The ensuing years found me photographing all kinds of things, other than the stars. Junior high faded into high school and high school into college. I began down the path to become a professional astronomer at the University of Texas during the Harlan Smith era but was soon disenchanted when I discovered that professional astronomy was not as observational as I had thought. My astronomy interest waned but my passion for photography grew.
The late 1960's turbulence descended on me with the Charles Whitman University of Texas Tower Sniper incident which I photographed in 1966. The Vietnam War was full blown and in an attempt to avoid the conflict I enlisted in the Navy Reserve becoming a combat photographer, and was promptly sent to Vietnam. I spent many a dark night unable to photograph anything, although the stars shone with unusual intensity.
For many years astronomy took a back seat to profession, family and future. I moved to Dallas, Texas in 1972 and began my career as a professional advertising photographer and started my own studio in 1977. Ever since I built that first refractor I knew I would be 39 years old when Halley's Comet swung back through the Solar System and I knew I was going to photograph it. In 1986, my friendship with the stars got a boost when I traveled to New Zealand and did just that. Although the comet was dissapointing to many people, the view from down-under was worth the wait.
For years I had been captivated by the incredible images taken with Schmidt cameras; those rare, mythic, legendary instruments that produced tiny, pin-pointed star images of beautiful comets, nebula and starfields. I acquired a used 8 inch f1.5 Celestron Schmidt camera in 1996, just in time for Comet Hyakutake. This instrument introduced me to new definitions for the words frustration and patience, having to learn about curved film holders, unbelievable focus tolerances, nitrogen purging, film hypersensitization, custom film processing holders, etc. In the summer of 1996 I sent the instrument to Kevin Medlock of Epoch Instruments for his upgrade. This upgrade consisted of installing a custom cast spider which combats the focus shifts Schmidt cameras are known for. In addition, he added a new mirrior mount, tension limiting screws to the pressure plates of the film holders and collimated and focused the instrument.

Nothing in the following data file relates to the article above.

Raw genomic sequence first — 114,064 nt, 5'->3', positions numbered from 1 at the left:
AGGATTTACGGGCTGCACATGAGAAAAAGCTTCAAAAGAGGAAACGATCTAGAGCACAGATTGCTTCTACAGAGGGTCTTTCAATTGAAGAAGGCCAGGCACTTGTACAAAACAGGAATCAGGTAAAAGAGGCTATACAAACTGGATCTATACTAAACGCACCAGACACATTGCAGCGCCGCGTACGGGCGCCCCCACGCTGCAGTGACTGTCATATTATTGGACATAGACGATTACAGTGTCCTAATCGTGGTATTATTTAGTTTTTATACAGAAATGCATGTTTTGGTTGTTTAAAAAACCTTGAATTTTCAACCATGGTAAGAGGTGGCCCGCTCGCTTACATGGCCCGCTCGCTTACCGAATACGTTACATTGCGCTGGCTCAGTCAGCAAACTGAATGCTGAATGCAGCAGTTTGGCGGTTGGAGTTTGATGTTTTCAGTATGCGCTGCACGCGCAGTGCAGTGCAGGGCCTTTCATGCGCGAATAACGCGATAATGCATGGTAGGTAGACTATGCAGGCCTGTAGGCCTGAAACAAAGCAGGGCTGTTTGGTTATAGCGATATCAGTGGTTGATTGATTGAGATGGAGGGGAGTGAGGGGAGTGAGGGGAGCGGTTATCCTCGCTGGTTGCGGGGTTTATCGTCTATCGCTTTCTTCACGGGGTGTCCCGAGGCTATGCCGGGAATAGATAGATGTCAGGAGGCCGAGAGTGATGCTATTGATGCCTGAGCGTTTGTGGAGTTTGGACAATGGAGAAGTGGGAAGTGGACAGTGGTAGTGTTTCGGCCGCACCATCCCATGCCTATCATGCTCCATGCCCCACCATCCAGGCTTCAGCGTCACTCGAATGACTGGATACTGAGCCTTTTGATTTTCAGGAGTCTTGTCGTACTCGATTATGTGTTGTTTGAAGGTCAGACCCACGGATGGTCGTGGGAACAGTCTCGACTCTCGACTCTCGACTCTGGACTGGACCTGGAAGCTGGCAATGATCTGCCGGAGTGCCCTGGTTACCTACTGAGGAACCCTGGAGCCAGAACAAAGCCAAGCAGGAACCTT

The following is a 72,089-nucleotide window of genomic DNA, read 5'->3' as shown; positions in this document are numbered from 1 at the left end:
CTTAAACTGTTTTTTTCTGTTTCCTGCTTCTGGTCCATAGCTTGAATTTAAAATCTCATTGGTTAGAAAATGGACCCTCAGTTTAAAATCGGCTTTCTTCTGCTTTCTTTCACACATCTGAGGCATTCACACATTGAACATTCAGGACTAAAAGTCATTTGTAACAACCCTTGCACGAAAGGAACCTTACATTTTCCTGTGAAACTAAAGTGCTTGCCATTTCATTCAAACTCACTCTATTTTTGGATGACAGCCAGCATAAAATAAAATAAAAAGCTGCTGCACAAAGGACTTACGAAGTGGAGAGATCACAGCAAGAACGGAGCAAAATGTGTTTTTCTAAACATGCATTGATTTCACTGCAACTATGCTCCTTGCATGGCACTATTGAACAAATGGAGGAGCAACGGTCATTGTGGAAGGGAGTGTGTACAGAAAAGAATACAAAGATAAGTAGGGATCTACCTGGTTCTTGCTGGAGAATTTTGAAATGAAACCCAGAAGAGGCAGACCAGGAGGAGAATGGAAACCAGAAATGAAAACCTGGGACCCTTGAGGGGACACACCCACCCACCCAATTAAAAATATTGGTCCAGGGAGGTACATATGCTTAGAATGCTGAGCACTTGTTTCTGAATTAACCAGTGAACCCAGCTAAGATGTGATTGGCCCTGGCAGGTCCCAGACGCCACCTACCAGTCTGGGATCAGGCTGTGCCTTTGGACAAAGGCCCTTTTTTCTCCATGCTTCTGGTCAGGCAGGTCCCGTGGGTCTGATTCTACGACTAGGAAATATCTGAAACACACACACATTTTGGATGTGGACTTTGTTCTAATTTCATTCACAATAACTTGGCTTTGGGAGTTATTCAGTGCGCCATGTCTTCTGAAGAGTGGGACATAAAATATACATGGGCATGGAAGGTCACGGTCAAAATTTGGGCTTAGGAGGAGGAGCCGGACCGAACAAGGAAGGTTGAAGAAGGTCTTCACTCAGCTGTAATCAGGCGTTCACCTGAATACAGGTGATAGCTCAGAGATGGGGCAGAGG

Nowdays, during dark of the moon week , I can often be found at some dark site a few hundred miles from the glare of the Dallas-Ft. Worth Metroplex with my Schmidt camera photographing hundreds of thousands of my friends.
Go to next page ---- Kent's amazing Schmidt camera images